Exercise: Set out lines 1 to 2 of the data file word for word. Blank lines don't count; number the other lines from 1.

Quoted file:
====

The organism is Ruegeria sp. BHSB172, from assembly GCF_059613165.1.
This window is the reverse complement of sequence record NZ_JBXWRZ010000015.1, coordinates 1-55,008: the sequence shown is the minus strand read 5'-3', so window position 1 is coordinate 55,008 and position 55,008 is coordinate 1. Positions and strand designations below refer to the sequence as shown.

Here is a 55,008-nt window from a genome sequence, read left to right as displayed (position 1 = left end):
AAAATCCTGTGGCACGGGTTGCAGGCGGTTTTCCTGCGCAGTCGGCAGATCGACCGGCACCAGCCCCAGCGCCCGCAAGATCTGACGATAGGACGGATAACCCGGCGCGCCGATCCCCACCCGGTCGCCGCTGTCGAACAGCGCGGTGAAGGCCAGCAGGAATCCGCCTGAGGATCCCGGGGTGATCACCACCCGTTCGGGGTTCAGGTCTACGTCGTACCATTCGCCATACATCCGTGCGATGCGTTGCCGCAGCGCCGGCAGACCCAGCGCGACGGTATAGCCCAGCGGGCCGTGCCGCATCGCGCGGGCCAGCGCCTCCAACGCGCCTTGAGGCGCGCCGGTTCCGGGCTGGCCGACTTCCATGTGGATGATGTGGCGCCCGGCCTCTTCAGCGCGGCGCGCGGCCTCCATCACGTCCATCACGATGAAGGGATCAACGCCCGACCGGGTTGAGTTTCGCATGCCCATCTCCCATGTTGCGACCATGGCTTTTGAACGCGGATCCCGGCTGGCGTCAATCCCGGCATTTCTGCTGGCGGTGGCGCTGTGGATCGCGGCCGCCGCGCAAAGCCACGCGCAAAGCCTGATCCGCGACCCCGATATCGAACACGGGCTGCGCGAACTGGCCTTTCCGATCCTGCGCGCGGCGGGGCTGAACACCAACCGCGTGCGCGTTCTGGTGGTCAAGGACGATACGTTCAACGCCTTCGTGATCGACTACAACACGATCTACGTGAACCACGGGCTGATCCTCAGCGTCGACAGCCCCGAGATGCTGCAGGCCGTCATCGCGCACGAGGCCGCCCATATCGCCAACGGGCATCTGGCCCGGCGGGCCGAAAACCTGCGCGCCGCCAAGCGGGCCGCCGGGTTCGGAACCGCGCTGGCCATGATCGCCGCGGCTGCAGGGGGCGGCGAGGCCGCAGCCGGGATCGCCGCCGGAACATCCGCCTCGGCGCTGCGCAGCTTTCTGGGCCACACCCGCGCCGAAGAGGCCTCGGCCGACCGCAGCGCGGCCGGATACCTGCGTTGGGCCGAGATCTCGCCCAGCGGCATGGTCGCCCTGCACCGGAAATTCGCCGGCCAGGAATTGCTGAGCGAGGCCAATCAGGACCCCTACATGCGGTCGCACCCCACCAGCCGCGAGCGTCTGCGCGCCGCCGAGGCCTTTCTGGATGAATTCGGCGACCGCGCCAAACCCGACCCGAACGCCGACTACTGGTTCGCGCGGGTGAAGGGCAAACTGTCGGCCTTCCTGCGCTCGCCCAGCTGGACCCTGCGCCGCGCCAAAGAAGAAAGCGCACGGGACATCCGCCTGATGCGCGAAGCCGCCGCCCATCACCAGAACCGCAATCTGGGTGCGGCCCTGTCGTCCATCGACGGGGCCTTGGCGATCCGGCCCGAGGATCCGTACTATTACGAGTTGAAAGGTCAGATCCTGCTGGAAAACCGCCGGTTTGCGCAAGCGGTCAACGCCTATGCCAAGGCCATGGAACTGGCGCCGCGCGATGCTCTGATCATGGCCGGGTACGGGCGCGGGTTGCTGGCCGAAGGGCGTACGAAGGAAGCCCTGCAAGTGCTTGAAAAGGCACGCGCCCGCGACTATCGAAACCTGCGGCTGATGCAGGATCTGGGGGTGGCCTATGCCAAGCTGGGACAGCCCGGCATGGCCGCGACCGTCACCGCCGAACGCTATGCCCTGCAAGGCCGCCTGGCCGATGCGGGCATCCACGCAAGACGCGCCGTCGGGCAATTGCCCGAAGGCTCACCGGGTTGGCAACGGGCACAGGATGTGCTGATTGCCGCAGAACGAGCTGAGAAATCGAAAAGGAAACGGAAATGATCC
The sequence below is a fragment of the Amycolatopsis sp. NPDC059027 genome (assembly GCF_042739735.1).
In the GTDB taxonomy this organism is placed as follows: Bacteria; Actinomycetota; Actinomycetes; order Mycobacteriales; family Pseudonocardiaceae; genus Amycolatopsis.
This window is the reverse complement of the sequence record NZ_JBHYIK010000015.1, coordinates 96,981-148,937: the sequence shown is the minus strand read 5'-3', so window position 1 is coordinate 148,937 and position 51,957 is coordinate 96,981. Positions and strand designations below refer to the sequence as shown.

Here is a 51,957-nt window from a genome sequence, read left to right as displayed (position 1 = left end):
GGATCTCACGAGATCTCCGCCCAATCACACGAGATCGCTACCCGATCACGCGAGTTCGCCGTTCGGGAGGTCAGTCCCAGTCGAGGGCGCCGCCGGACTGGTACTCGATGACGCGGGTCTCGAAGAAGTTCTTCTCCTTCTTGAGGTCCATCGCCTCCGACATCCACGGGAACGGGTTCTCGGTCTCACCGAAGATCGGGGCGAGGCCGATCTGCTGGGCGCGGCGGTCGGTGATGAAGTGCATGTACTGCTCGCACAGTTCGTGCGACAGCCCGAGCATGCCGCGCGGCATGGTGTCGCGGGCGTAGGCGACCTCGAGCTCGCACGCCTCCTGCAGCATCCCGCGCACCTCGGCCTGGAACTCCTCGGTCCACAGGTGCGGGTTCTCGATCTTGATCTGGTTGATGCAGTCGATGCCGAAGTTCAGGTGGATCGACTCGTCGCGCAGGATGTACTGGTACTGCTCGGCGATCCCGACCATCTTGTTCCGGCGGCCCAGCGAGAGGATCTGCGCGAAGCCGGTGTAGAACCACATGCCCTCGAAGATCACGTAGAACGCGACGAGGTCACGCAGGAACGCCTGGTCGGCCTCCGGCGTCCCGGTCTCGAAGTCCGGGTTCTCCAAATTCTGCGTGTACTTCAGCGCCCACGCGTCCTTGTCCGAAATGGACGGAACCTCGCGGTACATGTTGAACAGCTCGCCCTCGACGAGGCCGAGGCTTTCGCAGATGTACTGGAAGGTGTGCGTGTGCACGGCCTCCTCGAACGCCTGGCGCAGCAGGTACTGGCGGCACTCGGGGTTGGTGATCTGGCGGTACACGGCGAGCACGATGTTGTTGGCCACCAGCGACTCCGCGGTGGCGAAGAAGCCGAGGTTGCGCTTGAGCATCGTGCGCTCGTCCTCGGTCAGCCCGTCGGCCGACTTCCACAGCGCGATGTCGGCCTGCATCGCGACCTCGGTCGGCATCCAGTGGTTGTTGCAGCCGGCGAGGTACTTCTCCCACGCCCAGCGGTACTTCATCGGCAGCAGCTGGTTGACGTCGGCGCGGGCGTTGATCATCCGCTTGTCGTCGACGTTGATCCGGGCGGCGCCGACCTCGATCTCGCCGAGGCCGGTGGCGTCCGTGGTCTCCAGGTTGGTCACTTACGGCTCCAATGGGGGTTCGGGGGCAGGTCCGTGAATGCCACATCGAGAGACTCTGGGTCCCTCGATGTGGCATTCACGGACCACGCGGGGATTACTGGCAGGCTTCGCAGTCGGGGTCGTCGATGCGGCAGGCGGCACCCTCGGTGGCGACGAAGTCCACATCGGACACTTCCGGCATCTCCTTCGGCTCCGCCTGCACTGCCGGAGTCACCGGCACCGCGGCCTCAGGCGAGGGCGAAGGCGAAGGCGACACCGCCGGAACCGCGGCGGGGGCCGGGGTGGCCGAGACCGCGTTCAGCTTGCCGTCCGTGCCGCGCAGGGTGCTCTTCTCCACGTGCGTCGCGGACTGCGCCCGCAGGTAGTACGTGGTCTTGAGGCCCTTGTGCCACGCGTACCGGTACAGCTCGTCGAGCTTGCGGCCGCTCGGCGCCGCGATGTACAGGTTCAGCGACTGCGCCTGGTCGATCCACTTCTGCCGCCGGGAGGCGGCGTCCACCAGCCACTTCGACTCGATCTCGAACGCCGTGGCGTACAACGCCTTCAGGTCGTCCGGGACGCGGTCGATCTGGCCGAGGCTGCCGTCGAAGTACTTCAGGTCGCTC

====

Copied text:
The organism is Ruegeria sp. BHSB172, from assembly GCF_059613165.1.
This window is the reverse complement of sequence record NZ_JBXWRZ010000015.1, coordinates 1-55,008: the sequence shown is the minus strand read 5'-3', so window position 1 is coordinate 55,008 and position 55,008 is coordinate 1. Positions and strand designations below refer to the sequence as shown.